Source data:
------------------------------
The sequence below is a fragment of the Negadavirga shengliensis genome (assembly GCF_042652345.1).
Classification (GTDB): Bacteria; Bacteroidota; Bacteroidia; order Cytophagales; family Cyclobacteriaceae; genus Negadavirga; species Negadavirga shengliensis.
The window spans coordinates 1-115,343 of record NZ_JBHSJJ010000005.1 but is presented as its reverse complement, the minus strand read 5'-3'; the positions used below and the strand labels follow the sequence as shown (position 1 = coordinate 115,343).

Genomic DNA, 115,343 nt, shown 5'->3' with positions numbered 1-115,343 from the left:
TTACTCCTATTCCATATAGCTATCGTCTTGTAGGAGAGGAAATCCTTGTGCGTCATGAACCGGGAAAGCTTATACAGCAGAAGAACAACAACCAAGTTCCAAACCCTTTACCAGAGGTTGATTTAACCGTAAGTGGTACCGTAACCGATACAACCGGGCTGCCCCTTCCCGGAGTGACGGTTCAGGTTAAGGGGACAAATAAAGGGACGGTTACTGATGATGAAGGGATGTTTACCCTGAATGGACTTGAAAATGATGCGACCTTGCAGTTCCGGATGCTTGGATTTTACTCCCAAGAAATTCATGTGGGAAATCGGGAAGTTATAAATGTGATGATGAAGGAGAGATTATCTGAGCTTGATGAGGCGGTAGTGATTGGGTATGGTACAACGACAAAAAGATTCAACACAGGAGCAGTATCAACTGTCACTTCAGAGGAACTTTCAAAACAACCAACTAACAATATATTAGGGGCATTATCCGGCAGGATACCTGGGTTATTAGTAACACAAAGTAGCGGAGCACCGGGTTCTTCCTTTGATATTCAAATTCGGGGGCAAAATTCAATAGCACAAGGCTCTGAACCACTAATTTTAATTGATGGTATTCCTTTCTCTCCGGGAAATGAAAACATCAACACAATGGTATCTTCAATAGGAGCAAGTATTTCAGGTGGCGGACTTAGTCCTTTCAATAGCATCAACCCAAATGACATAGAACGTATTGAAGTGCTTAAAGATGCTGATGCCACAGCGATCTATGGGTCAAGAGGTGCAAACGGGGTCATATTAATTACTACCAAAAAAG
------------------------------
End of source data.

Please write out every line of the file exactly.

The sequence below is a fragment of the Negadavirga shengliensis genome (assembly GCF_042652345.1).
Classification (GTDB): Bacteria; Bacteroidota; Bacteroidia; order Cytophagales; family Cyclobacteriaceae; genus Negadavirga; species Negadavirga shengliensis.
The window spans coordinates 1-115,343 of record NZ_JBHSJJ010000005.1 but is presented as its reverse complement, the minus strand read 5'-3'; the positions used below and the strand labels follow the sequence as shown (position 1 = coordinate 115,343).

Genomic DNA, 115,343 nt, shown 5'->3' with positions numbered 1-115,343 from the left:
TTACTCCTATTCCATATAGCTATCGTCTTGTAGGAGAGGAAATCCTTGTGCGTCATGAACCGGGAAAGCTTATACAGCAGAAGAACAACAACCAAGTTCCAAACCCTTTACCAGAGGTTGATTTAACCGTAAGTGGTACCGTAACCGATACAACCGGGCTGCCCCTTCCCGGAGTGACGGTTCAGGTTAAGGGGACAAATAAAGGGACGGTTACTGATGATGAAGGGATGTTTACCCTGAATGGACTTGAAAATGATGCGACCTTGCAGTTCCGGATGCTTGGATTTTACTCCCAAGAAATTCATGTGGGAAATCGGGAAGTTATAAATGTGATGATGAAGGAGAGATTATCTGAGCTTGATGAGGCGGTAGTGATTGGGTATGGTACAACGACAAAAAGATTCAACACAGGAGCAGTATCAACTGTCACTTCAGAGGAACTTTCAAAACAACCAACTAACAATATATTAGGGGCATTATCCGGCAGGATACCTGGGTTATTAGTAACACAAAGTAGCGGAGCACCGGGTTCTTCCTTTGATATTCAAATTCGGGGGCAAAATTCAATAGCACAAGGCTCTGAACCACTAATTTTAATTGATGGTATTCCTTTCTCTCCGGGAAATGAAAACATCAACACAATGGTATCTTCAATAGGAGCAAGTATTTCAGGTGGCGGACTTAGTCCTTTCAATAGCATCAACCCAAATGACATAGAACGTATTGAAGTGCTTAAAGATGCTGATGCCACAGCGATCTATGGGTCAAGAGGTGCAAACGGGGTCATATTAATTACTACCAAAAAAG